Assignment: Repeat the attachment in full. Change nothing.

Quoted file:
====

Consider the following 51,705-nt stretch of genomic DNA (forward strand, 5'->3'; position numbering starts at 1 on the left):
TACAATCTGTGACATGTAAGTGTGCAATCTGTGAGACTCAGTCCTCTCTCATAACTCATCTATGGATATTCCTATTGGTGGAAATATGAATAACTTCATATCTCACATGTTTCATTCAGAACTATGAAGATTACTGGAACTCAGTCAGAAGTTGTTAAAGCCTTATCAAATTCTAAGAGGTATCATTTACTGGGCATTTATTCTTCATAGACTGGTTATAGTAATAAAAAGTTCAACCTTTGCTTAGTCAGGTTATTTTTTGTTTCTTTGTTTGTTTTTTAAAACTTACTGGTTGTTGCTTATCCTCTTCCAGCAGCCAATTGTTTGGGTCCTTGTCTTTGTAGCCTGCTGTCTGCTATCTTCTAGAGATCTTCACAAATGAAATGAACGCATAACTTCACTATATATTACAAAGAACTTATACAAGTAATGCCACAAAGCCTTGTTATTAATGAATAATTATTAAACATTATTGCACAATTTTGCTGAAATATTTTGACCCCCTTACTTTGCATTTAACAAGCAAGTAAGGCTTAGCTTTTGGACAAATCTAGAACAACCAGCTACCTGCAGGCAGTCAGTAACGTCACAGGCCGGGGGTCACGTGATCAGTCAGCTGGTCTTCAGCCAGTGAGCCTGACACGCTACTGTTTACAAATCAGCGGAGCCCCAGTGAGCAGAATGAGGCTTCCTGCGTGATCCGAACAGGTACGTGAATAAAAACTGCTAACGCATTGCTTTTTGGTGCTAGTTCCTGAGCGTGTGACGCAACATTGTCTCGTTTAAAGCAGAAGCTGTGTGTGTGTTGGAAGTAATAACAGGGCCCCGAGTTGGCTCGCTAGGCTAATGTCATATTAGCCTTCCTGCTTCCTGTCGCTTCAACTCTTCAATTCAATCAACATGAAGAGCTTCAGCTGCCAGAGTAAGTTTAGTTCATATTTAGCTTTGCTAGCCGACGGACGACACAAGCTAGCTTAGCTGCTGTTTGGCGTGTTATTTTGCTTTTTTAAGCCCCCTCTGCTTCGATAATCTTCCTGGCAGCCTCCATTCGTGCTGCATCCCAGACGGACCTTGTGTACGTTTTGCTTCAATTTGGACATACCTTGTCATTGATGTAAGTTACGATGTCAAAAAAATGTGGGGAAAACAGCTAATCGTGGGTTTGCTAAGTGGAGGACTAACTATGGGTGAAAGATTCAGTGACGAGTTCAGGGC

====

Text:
Consider the following 51,705-nt stretch of genomic DNA (forward strand, 5'->3'; position numbering starts at 1 on the left):
TACAATCTGTGACATGTAAGTGTGCAATCTGTGAGACTCAGTCCTCTCTCATAACTCATCTATGGATATTCCTATTGGTGGAAATATGAATAACTTCATATCTCACATGTTTCATTCAGAACTATGAAGATTACTGGAACTCAGTCAGAAGTTGTTAAAGCCTTATCAAATTCTAAGAGGTATCATTTACTGGGCATTTATTCTTCATAGACTGGTTATAGTAATAAAAAGTTCAACCTTTGCTTAGTCAGGTTATTTTTTGTTTCTTTGTTTGTTTTTTAAAACTTACTGGTTGTTGCTTATCCTCTTCCAGCAGCCAATTGTTTGGGTCCTTGTCTTTGTAGCCTGCTGTCTGCTATCTTCTAGAGATCTTCACAAATGAAATGAACGCATAACTTCACTATATATTACAAAGAACTTATACAAGTAATGCCACAAAGCCTTGTTATTAATGAATAATTATTAAACATTATTGCACAATTTTGCTGAAATATTTTGACCCCCTTACTTTGCATTTAACAAGCAAGTAAGGCTTAGCTTTTGGACAAATCTAGAACAACCAGCTACCTGCAGGCAGTCAGTAACGTCACAGGCCGGGGGTCACGTGATCAGTCAGCTGGTCTTCAGCCAGTGAGCCTGACACGCTACTGTTTACAAATCAGCGGAGCCCCAGTGAGCAGAATGAGGCTTCCTGCGTGATCCGAACAGGTACGTGAATAAAAACTGCTAACGCATTGCTTTTTGGTGCTAGTTCCTGAGCGTGTGACGCAACATTGTCTCGTTTAAAGCAGAAGCTGTGTGTGTGTTGGAAGTAATAACAGGGCCCCGAGTTGGCTCGCTAGGCTAATGTCATATTAGCCTTCCTGCTTCCTGTCGCTTCAACTCTTCAATTCAATCAACATGAAGAGCTTCAGCTGCCAGAGTAAGTTTAGTTCATATTTAGCTTTGCTAGCCGACGGACGACACAAGCTAGCTTAGCTGCTGTTTGGCGTGTTATTTTGCTTTTTTAAGCCCCCTCTGCTTCGATAATCTTCCTGGCAGCCTCCATTCGTGCTGCATCCCAGACGGACCTTGTGTACGTTTTGCTTCAATTTGGACATACCTTGTCATTGATGTAAGTTACGATGTCAAAAAAATGTGGGGAAAACAGCTAATCGTGGGTTTGCTAAGTGGAGGACTAACTATGGGTGAAAGATTCAGTGACGAGTTCAGGGC